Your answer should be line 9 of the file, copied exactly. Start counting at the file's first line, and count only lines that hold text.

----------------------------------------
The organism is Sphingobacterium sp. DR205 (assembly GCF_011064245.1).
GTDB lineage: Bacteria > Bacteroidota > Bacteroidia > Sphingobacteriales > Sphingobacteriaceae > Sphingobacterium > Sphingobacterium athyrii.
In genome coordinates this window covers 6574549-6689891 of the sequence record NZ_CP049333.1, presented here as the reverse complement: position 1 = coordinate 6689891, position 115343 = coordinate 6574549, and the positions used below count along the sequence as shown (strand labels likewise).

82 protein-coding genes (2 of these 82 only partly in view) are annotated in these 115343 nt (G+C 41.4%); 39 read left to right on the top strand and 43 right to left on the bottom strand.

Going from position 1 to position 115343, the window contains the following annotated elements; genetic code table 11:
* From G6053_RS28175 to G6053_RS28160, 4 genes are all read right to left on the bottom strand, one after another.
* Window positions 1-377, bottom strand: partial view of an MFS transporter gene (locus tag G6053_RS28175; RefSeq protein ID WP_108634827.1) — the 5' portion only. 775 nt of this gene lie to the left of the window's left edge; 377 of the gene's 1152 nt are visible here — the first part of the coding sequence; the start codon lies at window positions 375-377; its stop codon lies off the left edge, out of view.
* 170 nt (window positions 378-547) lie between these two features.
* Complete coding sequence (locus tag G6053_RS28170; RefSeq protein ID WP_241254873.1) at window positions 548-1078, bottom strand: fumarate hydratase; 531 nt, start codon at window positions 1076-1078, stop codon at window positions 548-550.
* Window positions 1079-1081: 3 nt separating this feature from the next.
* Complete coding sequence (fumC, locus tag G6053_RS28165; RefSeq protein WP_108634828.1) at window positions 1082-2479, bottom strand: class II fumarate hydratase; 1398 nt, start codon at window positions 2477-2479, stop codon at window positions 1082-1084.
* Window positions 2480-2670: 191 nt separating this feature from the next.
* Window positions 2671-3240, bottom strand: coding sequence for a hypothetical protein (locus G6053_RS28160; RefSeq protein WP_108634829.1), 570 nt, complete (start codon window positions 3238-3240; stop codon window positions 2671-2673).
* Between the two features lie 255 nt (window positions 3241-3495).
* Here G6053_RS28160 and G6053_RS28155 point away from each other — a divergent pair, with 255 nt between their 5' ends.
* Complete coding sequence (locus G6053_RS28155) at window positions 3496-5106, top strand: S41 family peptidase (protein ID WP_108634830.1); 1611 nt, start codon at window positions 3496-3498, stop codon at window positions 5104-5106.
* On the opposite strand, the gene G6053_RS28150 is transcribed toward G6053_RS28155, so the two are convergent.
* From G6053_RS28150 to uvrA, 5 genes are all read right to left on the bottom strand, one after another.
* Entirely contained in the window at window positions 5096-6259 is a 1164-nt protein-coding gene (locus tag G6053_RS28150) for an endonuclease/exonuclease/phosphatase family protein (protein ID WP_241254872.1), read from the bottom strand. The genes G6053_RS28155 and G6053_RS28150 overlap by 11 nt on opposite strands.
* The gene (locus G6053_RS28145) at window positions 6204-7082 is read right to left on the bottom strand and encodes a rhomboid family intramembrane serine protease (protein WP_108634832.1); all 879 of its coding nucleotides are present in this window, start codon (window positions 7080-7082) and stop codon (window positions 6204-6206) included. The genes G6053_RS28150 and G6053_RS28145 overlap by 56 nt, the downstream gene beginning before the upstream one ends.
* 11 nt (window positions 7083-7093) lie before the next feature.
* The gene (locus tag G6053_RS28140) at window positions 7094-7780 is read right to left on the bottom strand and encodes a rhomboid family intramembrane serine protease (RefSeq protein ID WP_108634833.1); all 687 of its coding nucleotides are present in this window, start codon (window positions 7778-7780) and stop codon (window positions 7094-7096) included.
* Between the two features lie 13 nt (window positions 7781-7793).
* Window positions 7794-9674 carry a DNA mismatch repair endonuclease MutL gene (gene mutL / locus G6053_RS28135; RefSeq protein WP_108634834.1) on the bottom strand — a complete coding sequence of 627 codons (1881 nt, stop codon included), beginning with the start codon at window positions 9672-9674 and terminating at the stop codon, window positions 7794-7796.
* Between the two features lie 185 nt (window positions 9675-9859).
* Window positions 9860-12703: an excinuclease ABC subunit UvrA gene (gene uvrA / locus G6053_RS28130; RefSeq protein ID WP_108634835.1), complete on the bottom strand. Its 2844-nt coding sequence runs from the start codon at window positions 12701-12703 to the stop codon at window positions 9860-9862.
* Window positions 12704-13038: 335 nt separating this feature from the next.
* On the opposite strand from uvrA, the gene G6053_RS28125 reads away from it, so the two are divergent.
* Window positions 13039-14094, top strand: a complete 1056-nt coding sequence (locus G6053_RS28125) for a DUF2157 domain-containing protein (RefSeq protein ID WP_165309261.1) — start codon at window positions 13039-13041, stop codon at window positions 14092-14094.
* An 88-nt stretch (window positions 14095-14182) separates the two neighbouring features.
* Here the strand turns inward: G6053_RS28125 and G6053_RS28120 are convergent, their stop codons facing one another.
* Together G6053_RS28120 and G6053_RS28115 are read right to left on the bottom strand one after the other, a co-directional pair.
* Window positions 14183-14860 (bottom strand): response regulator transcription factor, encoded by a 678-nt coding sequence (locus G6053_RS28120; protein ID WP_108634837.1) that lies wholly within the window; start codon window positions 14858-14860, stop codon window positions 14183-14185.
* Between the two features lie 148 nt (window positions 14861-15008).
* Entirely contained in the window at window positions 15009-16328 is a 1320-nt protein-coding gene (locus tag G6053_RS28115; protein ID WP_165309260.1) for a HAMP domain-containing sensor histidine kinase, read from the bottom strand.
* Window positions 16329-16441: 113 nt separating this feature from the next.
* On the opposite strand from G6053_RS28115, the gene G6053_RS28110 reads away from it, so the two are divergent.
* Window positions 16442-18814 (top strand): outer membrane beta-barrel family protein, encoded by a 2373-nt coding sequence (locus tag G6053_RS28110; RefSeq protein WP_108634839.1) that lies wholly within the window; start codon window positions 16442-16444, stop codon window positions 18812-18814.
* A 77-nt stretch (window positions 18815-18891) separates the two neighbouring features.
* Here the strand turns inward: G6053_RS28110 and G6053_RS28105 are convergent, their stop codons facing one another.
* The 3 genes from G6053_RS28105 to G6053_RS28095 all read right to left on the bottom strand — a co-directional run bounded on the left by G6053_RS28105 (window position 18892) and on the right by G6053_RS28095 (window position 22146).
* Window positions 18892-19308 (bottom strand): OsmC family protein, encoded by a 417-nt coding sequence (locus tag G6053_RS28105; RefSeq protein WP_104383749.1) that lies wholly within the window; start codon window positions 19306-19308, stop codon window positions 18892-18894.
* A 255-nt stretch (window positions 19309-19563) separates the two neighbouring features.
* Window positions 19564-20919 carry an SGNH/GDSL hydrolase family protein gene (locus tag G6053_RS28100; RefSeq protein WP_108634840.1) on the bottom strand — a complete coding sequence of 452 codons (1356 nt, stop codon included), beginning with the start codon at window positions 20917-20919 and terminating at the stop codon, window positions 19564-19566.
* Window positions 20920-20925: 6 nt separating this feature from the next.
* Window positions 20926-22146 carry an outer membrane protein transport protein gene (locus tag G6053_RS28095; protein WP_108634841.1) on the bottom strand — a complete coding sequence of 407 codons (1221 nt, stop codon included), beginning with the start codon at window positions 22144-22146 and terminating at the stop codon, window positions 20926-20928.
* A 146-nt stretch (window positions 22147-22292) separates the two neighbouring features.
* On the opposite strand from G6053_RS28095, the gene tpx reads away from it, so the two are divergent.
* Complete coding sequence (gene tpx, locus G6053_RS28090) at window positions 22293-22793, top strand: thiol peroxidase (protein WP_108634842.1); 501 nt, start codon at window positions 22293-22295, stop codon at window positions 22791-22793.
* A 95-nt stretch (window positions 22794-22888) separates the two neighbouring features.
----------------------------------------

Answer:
* Complete coding sequence (locus tag G6053_RS28170; RefSeq protein ID WP_241254873.1) at window positions 548-1078, bottom strand: fumarate hydratase; 531 nt, start codon at window positions 1076-1078, stop codon at window positions 548-550.